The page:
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Lake Geneva · July 2008

Seen this trip:The Yerkes Observatory, LakeGeneva
Around Geneva Lake
Black Point Preserve: The Seippe House, on the southshore

The Yerkes Observatory(owned by the University of Chicago, built 1895)

I think thedoorway looks like the entrance to a romanesque church such as you would see in Burgundy. Thebuilding layout is cruciform--a cathedral to a different religion, no doubt, but still very like achurch.

But there is adifferent kind of ornamentation.

Our guide (in red) suggested that one face on the column, which is adorned with signs of the Zodiac, isthat of U of C's first president, William Rainey Harper. If so, it is not a good likeness. Directlyabove that face is another, in profile, with a very long nose; the scar at the tip was created when a wasp wasremoved--as the guide's photo above shows, it originally sat on the nose; possibly this had to dowith some anecdote about building the observatory. But it offended somebody, so all the wasps have been removed.

The original telescope (the white tube, lower right) measures 40". It is still functioning, but it's nolonger state-of-the-art. The wooden floor around the telescope (photo left, below) is an elevator and moves up and down as users' needs require. How high? The lower railing in front of the double door atthe back (to the right) can be raised to the height of the upper railing--that is, to the height of the2nd window on the right.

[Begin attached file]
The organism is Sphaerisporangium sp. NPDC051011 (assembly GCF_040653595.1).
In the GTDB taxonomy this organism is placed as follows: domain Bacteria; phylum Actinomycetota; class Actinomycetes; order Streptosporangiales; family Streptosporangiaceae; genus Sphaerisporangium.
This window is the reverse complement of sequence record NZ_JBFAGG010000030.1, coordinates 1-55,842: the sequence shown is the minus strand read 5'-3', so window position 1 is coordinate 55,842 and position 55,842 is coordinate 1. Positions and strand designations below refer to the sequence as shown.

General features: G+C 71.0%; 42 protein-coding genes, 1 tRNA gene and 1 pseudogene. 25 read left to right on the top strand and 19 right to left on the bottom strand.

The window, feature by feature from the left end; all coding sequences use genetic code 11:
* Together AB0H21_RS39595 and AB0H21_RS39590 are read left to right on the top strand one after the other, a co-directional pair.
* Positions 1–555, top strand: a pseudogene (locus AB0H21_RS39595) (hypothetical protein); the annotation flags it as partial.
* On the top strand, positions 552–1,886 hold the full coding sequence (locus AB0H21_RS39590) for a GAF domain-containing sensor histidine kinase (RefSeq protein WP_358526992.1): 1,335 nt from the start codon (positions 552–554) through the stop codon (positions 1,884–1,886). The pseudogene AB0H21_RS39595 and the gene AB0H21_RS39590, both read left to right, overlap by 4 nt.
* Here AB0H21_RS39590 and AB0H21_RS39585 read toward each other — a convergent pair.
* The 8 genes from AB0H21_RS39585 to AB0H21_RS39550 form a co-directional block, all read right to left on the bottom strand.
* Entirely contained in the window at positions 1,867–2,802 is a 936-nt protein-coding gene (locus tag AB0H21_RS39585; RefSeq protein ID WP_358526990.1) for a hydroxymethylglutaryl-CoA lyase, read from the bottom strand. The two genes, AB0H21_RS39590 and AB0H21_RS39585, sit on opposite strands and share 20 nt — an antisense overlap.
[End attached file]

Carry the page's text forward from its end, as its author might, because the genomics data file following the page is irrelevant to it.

A boat trip around Lake Geneva

A perfect day for sitting on the dock

Captain, my captain: this was Zak, at 20 a very impressive guide and pilot. It seemed that everymassive mansion around the lake was built by some tycoon associated with a brand name--American Can, Nabisco, Rock Island Railroad, you name it. Zak knew themall.

That's the Yerkes Observatory in the background, on the left.       On the right is a house called"Alta Vista."

All decked out for the 4th

Black Point

The house, built by the owner of theSeippe Brewery in Chicago, was called "Lorelei" until the First Word War made German namesunpopular. Thereafter it became Black Point, named for the black oaks that grew around thehouse but are no longer to be seen. It's perched on a hilltop and almost invisible from thelake. The house was donated to the State of Wisconsin 11 years ago by Bill Peterson, a grandson of the original owner; it took 10 years to get the museum open because neighbors opposed the invasion of their sanctuary. So access is limited to the boat dock and restrictions are considerable. Still, worth the trip.

Something like 120 stairs from the boat landing to the top.

Right ahead of George, on top of the trees on the horizon, is theYerkes Observatory.

Irrelevant, but nice to see, somebody's nice ride to work at the house.